The Kodak DC3200 is a compact and lightweight one-megapixel digital camera that captures 1152 x 864-pixel sized images in JPEG format with three quality levels. This is an inexpensive, non-zoom camera that sells for less than $250. Up to 22 images can be stored in the 2MB of onboard memory or you can use CompactFlash cards.
The Kodak DC3200 is packaged strictly for Windows users, it comes with a serial port
cable and software for the PC. Macintosh users can acquire camera images only by using a
CompactFlash card and a card reader. (See the optional Kodak USB Picture
Card Reader below).
The DC3200 has a 1.6" color LCD display to frame or review your pictures and navigate the
camera's simple menu system. The user controls are all located on
the back and clearly labeled. The SELECT button also turns the LCD on and off.
There is no data LCD so you have to turn on the color LCD to see the battery status,
image quality, flash mode and picture number.
On the left is the DC IN jack for the optional AC power supply. Located on the right side
is a serial port for downloading images to the host computer, sorry no USB. And a video
output jack for connection to a TV set. The video signal is NTSC for U.S. models and
NTSC/PAL for Canadian models. Kodak does not include the video cable.
There is a 2x digital zoom option that is useable only when in the GOOD (576x432) mode.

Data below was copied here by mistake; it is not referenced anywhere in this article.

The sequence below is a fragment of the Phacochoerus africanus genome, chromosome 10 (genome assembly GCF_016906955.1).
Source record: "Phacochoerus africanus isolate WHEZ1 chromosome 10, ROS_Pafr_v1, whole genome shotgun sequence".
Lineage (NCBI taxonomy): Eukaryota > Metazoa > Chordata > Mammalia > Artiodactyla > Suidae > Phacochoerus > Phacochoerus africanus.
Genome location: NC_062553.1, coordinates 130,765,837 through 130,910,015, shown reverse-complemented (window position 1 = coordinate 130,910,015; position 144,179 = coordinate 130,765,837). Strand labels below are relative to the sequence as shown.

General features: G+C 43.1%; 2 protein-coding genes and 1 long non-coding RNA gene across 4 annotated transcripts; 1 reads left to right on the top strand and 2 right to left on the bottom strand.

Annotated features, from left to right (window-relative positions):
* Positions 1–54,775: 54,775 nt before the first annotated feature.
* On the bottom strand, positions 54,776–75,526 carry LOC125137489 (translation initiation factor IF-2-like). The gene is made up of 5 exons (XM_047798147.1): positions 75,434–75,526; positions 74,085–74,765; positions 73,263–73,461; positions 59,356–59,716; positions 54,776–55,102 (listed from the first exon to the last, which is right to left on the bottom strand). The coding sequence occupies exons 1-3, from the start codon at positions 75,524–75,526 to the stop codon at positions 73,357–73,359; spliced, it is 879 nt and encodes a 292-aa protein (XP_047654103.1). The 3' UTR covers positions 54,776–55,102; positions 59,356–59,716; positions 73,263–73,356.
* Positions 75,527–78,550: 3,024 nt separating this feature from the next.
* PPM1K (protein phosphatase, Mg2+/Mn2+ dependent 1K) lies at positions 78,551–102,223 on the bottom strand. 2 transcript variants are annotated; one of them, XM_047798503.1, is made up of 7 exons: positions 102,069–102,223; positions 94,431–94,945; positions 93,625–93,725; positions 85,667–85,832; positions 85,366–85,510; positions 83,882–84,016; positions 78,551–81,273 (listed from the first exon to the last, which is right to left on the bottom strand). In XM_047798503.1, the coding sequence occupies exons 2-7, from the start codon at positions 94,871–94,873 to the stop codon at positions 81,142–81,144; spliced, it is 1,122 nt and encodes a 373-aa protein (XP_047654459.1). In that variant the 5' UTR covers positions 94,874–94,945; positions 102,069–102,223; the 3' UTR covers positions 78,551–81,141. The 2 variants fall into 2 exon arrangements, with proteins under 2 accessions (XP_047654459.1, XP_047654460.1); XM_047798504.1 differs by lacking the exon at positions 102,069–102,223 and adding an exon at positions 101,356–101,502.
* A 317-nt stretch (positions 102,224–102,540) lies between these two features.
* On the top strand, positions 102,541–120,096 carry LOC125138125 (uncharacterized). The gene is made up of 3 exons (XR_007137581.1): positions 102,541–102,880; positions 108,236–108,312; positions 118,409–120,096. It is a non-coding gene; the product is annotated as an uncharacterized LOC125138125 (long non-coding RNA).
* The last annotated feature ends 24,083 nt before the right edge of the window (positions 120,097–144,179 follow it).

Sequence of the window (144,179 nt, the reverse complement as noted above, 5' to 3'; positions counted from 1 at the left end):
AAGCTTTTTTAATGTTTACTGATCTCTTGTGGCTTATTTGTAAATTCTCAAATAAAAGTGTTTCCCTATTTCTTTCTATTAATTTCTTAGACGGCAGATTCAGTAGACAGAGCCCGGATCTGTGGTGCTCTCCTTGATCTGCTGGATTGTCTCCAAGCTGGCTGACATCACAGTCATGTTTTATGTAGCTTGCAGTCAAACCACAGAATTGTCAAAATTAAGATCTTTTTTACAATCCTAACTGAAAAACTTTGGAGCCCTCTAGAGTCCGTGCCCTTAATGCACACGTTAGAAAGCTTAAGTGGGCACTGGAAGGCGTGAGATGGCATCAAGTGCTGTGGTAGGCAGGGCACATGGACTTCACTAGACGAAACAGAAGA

Kodak USB Picture Card ReaderTo use the DC3200 with a Macintosh you need to purchase the $39 Kodak USB Picture Card Reader and any size CompactFlash card.
It also speeds up downloading for PC/Windows users
and comes with the Kodak Pictures Now software to automate the entire process.
Steve's ConclusionKodak lowers the price point for megapixel resolution to less than $249. The DC3200 looks and feels like a film camera, it is operated in point-n-shoot fashion. The non-zoom lens is fixed-focus so there is very little delay when pressing the shutter button. The menu only needs to be accessed to change the image quality or those who want to experiment can also vary the white balance preset but there's no other exposure options.
The DC3200 is bigger than pocket size but can be hand-carried for extended lengths of time as it is very lightweight. It's ready to take the first picture within four to five seconds of pressing the power button. The image quality is not overly impressive, outdoor pictures are generally OK but flash pictures are often over-exposed. The one-megapixel image size limits you to prints no larger than 5x7" although I wouldn't recommend larger than 4x6" -- it's best suited for onscreen display, email or web page useage. All things considered, it does offers better resolution than the current crop of sub-megapixel digicams without LCD displays that sell for about the same price.
Kodak DC3200 Specifications
1280 x 960
1152 x 864 (Better/Best), 576 x 432 (Good)
Image Quality Settings:
Best, Better, Good
2MB internal memory or
CompactFlash card (optional)
Real-image optical viewfinder
5.4 mm f/3.6 (39mm in 35mm equivalent)
2X (Good mode only)
0.6m (2 feet) to infinity
1/4 second to 1/500 second
40.64 mm (1.6 inches) color review/preview display
Strobe flash 1.5 to 2.4 meters (5-8 feet)
(Automatic, fill, off)
JPEG: EXIF V2.1
NTSC (U.S.), NTSC/PAL (Canada)
Serial, CompactFlash Card Reader (optional)
4 AA alkaline batteries (included)
or KODAK AC Adapter
or 4 AA Ni-MH batteries (optional)
WxDxH (mm) 113 x 81 x 53.4
WxDxH (inches) 4.45 x 3.1 x 2.1
Without batteries (grams): 215
Without batteries (ounces): 7.6
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